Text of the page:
Alan Kaminsky • Department of Computer Science • Rochester Institute of Technology • 4572 + 2433 = 7005
 Foundations of Cryptography • CSCI 662-01 • Spring Semester 2018
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CSCI 662—Foundations of Cryptography Chapter 9. Elliptic Curve Cryptosystems Lecture Notes

Prof. Alan Kaminsky
Rochester Institute of Technology—Department of Computer Science

Abstract Groups

• A group consists of:
• A set of group elements, G
• A group operation, symbolized as #

• The group must obey these properties:
• Closure: For every A, B ∈ G, (A # B) ∈ G
• Associativity: For every A, B, C ∈ G, (A # B) # C = A # (B # C)
• Identity: There is an element I such that for every A ∈ G, (A # I) = A
• Inverse: For every A ∈ G, there is an element −A such that (A # −A) = I

• Logarithms
• Suppose B = A # A # . . . # A (A repeated n times)
• Then n is called the logarithm of B with respect to A

• Infinite groups
• G is an infinite set
• (G = real numbers, # = addition) is an infinite group

• Finite groups
• G is a finite set
• (G = {1, 2, . . ., p−1}, # = multiplication mod p}), where p is a prime, is a finite group, namely Zp*
• The Discrete Logarithm Problem: Find the logarithm of B with respect to A in a finite group

Elliptic Curves

• A cubic equation:
• y = x3 + ax + b, for some constants a and b

• An elliptic curve is the square root of the above cubic equation:
• y = sqrt(x3 + ax + b)
• Or, y2 = x3 + ax + b

• Examples

 y = x3 y2 = x3 a = 0, b = 0

 y = x3 − 2x y2 = x3 − 2x a = −2, b = 0

 y = x3 − 2x + 2 y2 = x3 − 2x + 2 a = −2, b = 2

Elliptic Curve Group Over the Reals

• Group elements
• All points (x,y) on some elliptic curve y2 = x3 + ax + b; plus . . .
• O, the "point" infinitely far up (and down) the Y axis (that's the letter oh, not the number zero)
• An infinite group

• The group operation is customarily called "point addition" and is symbolized with the + sign

• Group operation: C = A + B, where A ≠ B
• Draw a straight line between points A and B
• The line intersects the elliptic curve at a third point (u,v)
• Reflect this point across the X axis: (u,−v)
• Then C = A + B = (u,−v)

• Group operation: C = A + A = 2A
• Draw a tangent to the elliptic curve at point A
• The tangent line intersects the elliptic curve at another point (u,v)
• Reflect this point across the X axis: (u,−v)
• Then C = A + A = 2A = (u,−v)

• The group operation is associative: (A + B) + C = A + (B + C)

• Identity element is O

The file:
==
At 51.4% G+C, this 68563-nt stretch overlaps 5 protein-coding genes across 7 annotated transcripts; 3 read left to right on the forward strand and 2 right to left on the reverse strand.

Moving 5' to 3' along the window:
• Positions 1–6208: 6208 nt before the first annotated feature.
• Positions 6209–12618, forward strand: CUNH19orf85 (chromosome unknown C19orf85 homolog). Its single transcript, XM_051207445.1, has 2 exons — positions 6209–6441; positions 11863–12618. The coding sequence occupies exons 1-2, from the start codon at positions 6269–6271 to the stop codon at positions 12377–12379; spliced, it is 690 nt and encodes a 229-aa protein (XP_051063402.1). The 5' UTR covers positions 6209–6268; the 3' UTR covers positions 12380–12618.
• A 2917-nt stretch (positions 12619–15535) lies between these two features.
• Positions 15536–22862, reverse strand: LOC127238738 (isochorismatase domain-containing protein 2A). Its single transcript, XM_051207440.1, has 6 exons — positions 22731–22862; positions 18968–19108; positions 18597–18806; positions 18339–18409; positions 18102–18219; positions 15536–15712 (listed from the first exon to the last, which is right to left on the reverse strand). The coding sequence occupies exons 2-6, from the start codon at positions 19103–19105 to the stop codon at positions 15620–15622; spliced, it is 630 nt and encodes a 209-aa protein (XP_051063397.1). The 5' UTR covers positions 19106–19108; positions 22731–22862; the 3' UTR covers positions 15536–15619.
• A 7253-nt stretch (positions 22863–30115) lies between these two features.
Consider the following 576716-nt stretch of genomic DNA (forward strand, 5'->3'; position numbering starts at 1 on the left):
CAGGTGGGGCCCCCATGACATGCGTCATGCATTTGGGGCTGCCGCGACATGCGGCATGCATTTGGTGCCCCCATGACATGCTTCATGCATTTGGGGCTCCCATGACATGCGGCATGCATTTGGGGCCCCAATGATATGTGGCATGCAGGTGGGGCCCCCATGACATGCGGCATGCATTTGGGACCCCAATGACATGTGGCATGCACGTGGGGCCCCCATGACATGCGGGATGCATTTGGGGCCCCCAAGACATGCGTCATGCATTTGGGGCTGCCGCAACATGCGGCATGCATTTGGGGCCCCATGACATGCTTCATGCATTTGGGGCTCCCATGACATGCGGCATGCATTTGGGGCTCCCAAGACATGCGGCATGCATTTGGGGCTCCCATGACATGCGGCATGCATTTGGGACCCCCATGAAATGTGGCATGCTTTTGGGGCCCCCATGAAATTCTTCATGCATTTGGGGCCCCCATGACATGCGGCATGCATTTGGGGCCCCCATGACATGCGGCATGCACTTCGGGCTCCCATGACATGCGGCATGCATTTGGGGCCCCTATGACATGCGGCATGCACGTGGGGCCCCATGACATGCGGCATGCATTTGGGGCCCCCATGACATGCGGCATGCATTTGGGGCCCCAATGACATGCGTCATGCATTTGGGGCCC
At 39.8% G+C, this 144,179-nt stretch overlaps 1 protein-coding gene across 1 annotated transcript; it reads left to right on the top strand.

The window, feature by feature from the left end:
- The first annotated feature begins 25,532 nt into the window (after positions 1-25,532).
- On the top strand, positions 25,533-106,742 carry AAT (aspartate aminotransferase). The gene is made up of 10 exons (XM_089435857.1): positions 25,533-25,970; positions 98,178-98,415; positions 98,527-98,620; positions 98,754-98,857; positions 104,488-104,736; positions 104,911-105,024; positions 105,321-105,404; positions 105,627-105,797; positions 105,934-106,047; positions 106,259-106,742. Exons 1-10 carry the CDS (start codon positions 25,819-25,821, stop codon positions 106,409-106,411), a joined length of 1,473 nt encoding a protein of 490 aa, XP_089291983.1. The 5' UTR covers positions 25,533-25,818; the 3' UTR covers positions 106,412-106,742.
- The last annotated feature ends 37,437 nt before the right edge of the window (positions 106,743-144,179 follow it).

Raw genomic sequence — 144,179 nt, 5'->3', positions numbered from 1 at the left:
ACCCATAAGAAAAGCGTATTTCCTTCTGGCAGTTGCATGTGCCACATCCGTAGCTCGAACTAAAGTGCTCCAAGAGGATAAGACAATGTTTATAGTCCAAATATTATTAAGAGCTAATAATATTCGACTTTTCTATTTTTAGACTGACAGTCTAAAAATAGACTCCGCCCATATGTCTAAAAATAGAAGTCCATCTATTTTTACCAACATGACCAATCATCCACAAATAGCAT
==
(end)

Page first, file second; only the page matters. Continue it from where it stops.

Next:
• Let A = (x,y), then the inverse of A = −A = (x,−y)

• Repeated group operation: C = A + A + . . . + A (A repeated n times) = nA
• Customarily called "point multiplication by a scalar n" or just "point multiplication"
• n is the logarithm of C with respect to A

Elliptic Curve Group Over GF(p)

• p is a prime greater than 3

• GF(p) = the set of integers mod p = {0, 1, 2, . . ., p−1}

• Group elements
• All points (x,y) on some elliptic curve y2 = x3 + ax + b, where x, y ∈ GF(p); plus . . .
• O, the "point" infinitely far up (and down) the Y axis
• Also, a, b ∈ GF(p) and 4a3 + 27b2 ≠ 0 (mod p)
• A finite group

• The group operation (point addition) is the same as before, except all arithmetic is done (mod p)

• Point addition in the elliptic curve group mod p is analogous to multiplication in Zp*

• Point multiplication in the elliptic curve group mod p is analogous to exponentiation in Zp*

• IEEE Std 1363-2000. IEEE Standard Specifications for Public-Key Cryptography. January 30, 2000. Appendix A.10.1.

• Inputs
• A prime p > 3
• Coefficients a, b for an elliptic curve E: y2 = x3 + ax + b modulo p
• Points P0 = (x0,y0) and P1 = (x1,y1) on E

• Output
• The point P2 := P0 + P1

• Algorithm

1. If P0 = O, then output P2 ← P1 and stop.

2. If P1 = O, then output P2 ← P0 and stop.

3. If x0 ≠ x1, then

3.1. Set λ ← (y0 − y1)/(x0 − x1) mod p.

3.2. Go to Step 7.

4. If y0 ≠ y1, then output P2 ← O and stop.

5. If y1 = 0, then output P2 ← O and stop.

6. Set λ ← (3x12 + a)/(2y1) mod p.

7. Set x2 ← λ2 − x0 − x1 mod p.

8. Set y2 ← (x1 − x2)λ − y1 mod p.

9. Output P2 ← (x2,y2).

• The above algorithm requires three or four modular multiplications and a modular inversion.

• To subtract the point P = (x,y), add the point −P = (x,−y).

• We will use the elliptic curve y2 = x3 + 5x + 7 (mod 19)
• 4a3 + 27b2 = 4⋅53 + 27⋅72 = 1823 = 18 ≠ 0 (mod 19), so the elliptic curve group exists

• First we need to find all the group elements

• To find those, we need to find the numbers that are squares (mod 19)

 y y2 y y2 y y2 y y2 0 0 5 6 10 5 15 16 1 1 6 17 11 7 16 9 2 4 7 11 12 11 17 4 3 9 8 7 13 17 18 1 4 16 9 5 14 6

• Then for each value of x, we ask if z = x3 + 5x + 7 is a square (mod 19)

 x z Square? x z Square? x z Square? x z Square? 0 7 Yes 5 5 Yes 10 12 - 15 18 - 1 13 - 6 6 Yes 11 6 Yes 16 3 - 2 6 Yes 7 5 Yes 12 9 Yes 17 8 - 3 11 Yes 8 8 - 13 8 - 18 1 Yes 4 15 - 9 2 - 14 9 Yes

• Looking at the "Yes" entries, we see that the group elements (x, y) are: